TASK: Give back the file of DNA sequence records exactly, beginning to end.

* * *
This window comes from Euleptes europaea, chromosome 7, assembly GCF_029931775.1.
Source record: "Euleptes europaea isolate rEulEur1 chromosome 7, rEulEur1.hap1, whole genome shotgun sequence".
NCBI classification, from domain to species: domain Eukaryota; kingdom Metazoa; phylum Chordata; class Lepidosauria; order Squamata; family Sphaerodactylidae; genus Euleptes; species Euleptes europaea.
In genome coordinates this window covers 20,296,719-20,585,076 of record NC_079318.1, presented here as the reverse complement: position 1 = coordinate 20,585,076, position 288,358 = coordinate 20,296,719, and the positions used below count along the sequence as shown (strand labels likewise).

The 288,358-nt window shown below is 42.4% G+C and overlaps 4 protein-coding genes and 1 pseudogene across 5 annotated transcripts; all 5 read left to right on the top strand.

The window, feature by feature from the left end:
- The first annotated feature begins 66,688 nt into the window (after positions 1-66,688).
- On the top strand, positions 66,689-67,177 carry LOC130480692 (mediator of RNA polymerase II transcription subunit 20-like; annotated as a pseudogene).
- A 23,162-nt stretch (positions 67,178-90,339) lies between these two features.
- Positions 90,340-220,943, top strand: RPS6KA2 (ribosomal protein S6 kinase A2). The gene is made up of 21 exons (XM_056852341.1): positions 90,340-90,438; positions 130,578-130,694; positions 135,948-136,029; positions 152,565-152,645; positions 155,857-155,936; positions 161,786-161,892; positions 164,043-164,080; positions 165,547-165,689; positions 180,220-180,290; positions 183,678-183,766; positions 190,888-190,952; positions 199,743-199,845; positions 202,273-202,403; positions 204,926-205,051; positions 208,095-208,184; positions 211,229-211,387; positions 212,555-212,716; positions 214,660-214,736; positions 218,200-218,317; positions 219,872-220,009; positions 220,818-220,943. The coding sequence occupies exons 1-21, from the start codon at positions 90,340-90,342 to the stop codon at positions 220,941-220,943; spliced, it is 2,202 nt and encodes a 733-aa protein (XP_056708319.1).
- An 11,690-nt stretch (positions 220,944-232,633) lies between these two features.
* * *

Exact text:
This window comes from Euleptes europaea, chromosome 7, assembly GCF_029931775.1.
Source record: "Euleptes europaea isolate rEulEur1 chromosome 7, rEulEur1.hap1, whole genome shotgun sequence".
NCBI classification, from domain to species: domain Eukaryota; kingdom Metazoa; phylum Chordata; class Lepidosauria; order Squamata; family Sphaerodactylidae; genus Euleptes; species Euleptes europaea.
In genome coordinates this window covers 20,296,719-20,585,076 of record NC_079318.1, presented here as the reverse complement: position 1 = coordinate 20,585,076, position 288,358 = coordinate 20,296,719, and the positions used below count along the sequence as shown (strand labels likewise).

The 288,358-nt window shown below is 42.4% G+C and overlaps 4 protein-coding genes and 1 pseudogene across 5 annotated transcripts; all 5 read left to right on the top strand.

The window, feature by feature from the left end:
- The first annotated feature begins 66,688 nt into the window (after positions 1-66,688).
- On the top strand, positions 66,689-67,177 carry LOC130480692 (mediator of RNA polymerase II transcription subunit 20-like; annotated as a pseudogene).
- A 23,162-nt stretch (positions 67,178-90,339) lies between these two features.
- Positions 90,340-220,943, top strand: RPS6KA2 (ribosomal protein S6 kinase A2). The gene is made up of 21 exons (XM_056852341.1): positions 90,340-90,438; positions 130,578-130,694; positions 135,948-136,029; positions 152,565-152,645; positions 155,857-155,936; positions 161,786-161,892; positions 164,043-164,080; positions 165,547-165,689; positions 180,220-180,290; positions 183,678-183,766; positions 190,888-190,952; positions 199,743-199,845; positions 202,273-202,403; positions 204,926-205,051; positions 208,095-208,184; positions 211,229-211,387; positions 212,555-212,716; positions 214,660-214,736; positions 218,200-218,317; positions 219,872-220,009; positions 220,818-220,943. The coding sequence occupies exons 1-21, from the start codon at positions 90,340-90,342 to the stop codon at positions 220,941-220,943; spliced, it is 2,202 nt and encodes a 733-aa protein (XP_056708319.1).
- An 11,690-nt stretch (positions 220,944-232,633) lies between these two features.